If you thought the end of La Niña meant the end of the wet weather season in Australia, you would be wrong. The Bureau of Meteorology has announced we are experiencing a negative Indian Ocean Dipole (IOD) event, meaning there’s more rainy weather on the way.
What is the Indian Ocean Dipole?
The Indian Ocean Dipole is one of Australia’s main climate drivers.
It is determined based on the difference in sea surface temperatures between two poles – one in the western Indian Ocean and another in the eastern Indian Ocean.
The IOD’s main influence is on rainfall. During a positive event, warmer sea surfaces in the western Indian ocean can combine with easterly wind anomalies to cause less cloudiness and less rain in Australia.
The last time we saw a positive IOD event was in 2019, which many will remember as the summer with some of the worst bushfires in history and very little rain to cool them down.
During a negative IOD event, we’ll see cooler sea surface temperatures in the western Indian Ocean with westerly winds that bring more clouds and extra rainfall to the top end and southern Australia. This is what BOM has announced has been established now.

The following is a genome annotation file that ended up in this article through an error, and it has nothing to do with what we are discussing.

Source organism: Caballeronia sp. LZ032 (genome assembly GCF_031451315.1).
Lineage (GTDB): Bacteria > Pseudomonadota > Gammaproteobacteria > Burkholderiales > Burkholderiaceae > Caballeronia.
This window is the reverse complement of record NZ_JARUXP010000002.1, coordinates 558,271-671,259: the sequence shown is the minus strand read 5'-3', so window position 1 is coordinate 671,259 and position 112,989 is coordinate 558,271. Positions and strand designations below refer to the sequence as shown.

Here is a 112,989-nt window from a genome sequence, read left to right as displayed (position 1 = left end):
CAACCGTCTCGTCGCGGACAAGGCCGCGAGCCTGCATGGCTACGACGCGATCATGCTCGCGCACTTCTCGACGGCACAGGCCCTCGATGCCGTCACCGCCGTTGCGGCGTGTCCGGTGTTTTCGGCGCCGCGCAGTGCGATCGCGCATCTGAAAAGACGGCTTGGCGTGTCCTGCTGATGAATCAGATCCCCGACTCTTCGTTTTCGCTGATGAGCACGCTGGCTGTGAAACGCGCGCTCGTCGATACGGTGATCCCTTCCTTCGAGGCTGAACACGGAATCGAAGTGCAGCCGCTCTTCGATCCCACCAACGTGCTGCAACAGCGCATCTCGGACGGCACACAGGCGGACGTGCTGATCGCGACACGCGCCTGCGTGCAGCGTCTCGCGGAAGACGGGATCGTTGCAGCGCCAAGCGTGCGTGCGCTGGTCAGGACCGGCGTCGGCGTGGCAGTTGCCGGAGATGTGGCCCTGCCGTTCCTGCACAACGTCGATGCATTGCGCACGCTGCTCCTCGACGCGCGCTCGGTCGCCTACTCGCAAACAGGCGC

How will it impact Australia?
As mentioned, a negative IOD often indicates a higher chance of average rainfall across the country.
In the latest climate outlook, the Bureau of Meteorology predicts that rainfall in the months of August, September and October is likely to be above median for most of the country.
The last time a negative IOD was in effect was five years ago in 2016. As the ABC reports, the winter of 2016 was one of the wettest on record with a May to September period that broke historic rainfall totals.
Experts predict this IOD event will not be as severe as the one in 2016. Still, it’s best to keep an umbrella on you for the next few months.